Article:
There are also other important considerations: a subject line that entices the recipient to open the email; content that is relevant and of benefit to the recipient; encouragement to visit the other elements of your online presence such as your web site, Face Book page, and blog; timing such as the best day of the week, week of the month, or month of the quarter to send an email; and additional items of interest such as images.

Oh, and an important final thought – keep your email list up to date by constantly recruiting new recipients (with their permission of course) and paying attention to bounce-backs.

Email marketing – the law

Email marketing can be very effective, but you must have permission to send.

E-mail marketing is still a viable tool for textile screen printers in spite of Canada’s anti-spam legislation (CASL) introduced in 2014. The major hurdle imposed by the legislation is the requirement that recipients of commercial electronic messages (CEM) must give express consent to receive such messages.

The obvious answer to the express consent requirement is to request your customers and potential customers for permission to send them CEMs. If you think about it, in addition to complying with the law, it’s a good targeting measure – why would you waste time and kid yourself by sending promotional material to anyone who doesn’t want it? Wouldn’t you rather know that the recipients have expressed an interest in receiving it by giving you express permission to send it?

The legislation came into effect on July 1, 2014 and you had a 36-month grace period until 30 June, 2017 during which you could continue to use email lists of customers from whom you had prior express or implied consent (for instance, you had previously provided your products or services to them and they hadn’t told you to stop sending CEMs). But by 1 July 2017 (yes, it’s almost here), you must have express permission from recipients of CEMs.

And if you don’t think the government is serious about enforcing CASL, you should know that Kellogg Canada Inc. agreed to pay a fine of $60,000 for a violation.

In the next post we’ll deal with email marketing and technique.

A tip for you

Care for your screens properly.


If you are new to textile screen printing, minimise your challenges by investing in a good high-pressure washer and a proper chemical system for reclaiming your screens. Good prints pretty much begin and end with your screens – care for them properly. A garden hose and bleach doesn’t cut it.

Social media and your T-shirt line (again)

Another customer finding you on social media.

Last year about this time I quoted an article about the importance of considering social media for selling your T-shirt line. And if you don’t have your own line, some of your customers likely do, which affords you an opportunity to offer some added value by passing on this idea to them.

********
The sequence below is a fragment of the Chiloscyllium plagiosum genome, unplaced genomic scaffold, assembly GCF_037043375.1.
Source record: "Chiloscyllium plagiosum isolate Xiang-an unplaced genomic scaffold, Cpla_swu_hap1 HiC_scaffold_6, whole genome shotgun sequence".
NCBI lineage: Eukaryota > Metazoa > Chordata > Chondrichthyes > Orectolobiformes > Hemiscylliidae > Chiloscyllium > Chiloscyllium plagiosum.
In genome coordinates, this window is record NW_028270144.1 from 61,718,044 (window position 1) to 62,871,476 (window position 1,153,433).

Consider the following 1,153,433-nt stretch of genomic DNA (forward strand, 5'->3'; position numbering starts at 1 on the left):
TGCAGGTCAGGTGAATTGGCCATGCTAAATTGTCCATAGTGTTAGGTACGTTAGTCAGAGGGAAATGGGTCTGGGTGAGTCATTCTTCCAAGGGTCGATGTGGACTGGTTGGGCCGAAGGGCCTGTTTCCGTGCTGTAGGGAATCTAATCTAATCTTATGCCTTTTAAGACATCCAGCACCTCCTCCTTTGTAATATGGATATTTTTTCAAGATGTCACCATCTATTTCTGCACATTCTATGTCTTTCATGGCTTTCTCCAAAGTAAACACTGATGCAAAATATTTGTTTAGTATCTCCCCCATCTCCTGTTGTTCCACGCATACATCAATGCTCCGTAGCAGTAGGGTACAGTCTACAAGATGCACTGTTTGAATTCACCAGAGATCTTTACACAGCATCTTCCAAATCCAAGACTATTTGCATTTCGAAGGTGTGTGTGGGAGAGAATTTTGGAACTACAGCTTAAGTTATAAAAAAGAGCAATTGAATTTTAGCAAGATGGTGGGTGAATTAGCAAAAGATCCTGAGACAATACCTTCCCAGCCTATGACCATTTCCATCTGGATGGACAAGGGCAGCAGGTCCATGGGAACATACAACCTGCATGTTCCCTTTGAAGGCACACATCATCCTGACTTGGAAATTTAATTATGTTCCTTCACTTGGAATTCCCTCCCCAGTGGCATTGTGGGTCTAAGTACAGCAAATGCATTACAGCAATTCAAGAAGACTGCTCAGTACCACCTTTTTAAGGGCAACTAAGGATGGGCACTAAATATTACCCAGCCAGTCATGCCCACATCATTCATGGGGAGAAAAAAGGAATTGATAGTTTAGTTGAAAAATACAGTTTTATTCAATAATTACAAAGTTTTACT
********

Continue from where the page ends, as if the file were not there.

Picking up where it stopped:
Now it’s time to follow up and check how much progress you’ve made over the past year. Very little, you say? Oh come on, you’re missing a great opportunity to get on board with the shift to a rapidly-advancing digital market place. But like anything else in business there are bad, good and better ways to sell online.

One of the better better ways is to set up your web site with a service like Shopify ( ). There are others but I’m familiar with Shopify and have nothing bad to say about them. Do a little research and you’ll find that setting up online is a lot easier than it’s ever been. Then you can extend your digital reach by directing customers to your web site using other social media platforms.

So in case you need more convincing, I’ll repeat the six points I mentioned a year ago . . .

  1. A social media strategy is now fundamental to the growth and success of almost any new or existing business.
  2. The good news about an item of clothing (say, a T-shirt) is that it’s a colourful, visual item  perfectly suited to social media where images, pictures and videos are shared.
  3. Social media appeals to the same demographic that’s interested in fashion.
  4. With social media you can quickly reach billions of people all over the world.
  5. Facebook, Twitter, Google+ and YouTube are still the most widely-used social networks but it won’t necessarily stay that way.
  6. Pinterest (100 million active monthly users), Vine (200 million active monthly users) and Snapchat (100 million daily users) are good marketing resources and are growing.

A tip for you

Only use spot remover chemical in your spot remover gun!




Do not use anything but a legitimate spot remover such as Tekmar’s TS3 in your spot remover gun. A printer was using a liquid tape remover instead of spot remover and then couldn’t understand why the gun gummed up. Aside from other problems, this will void your gun warranty.

Hey boss, do you care how you’re perceived?

Perceived as dislikeable? Do something about it for the sake of your screen shop.

As with any small business, bosses of textile screen shops range from very likeable to very dislikeable. Where do you fit on the likeable-to-dislikeable scale?

“Does it matter?” you might be wondering. Well, it’s worth keeping in mind that people prefer to do business and work with people they like. If this is true – and it’s widely believed to be so – then it makes sense that a small business with a likeable boss is more likely to succeed than one with a dislikeable boss.

‘Succeed” in this instance would mean attracting and retaining employees, suppliers, and customers. It follows therefore that the businesses of bosses perceived to be dislikeable, have something to gain by making themselves more likeable. And let’s not confuse “likeable” with “soft touch”. A boss doesn’t have to be a dislikeable tyrant to be an assertive, smart, decisive businessperson. He or she can be all that and still be likeable.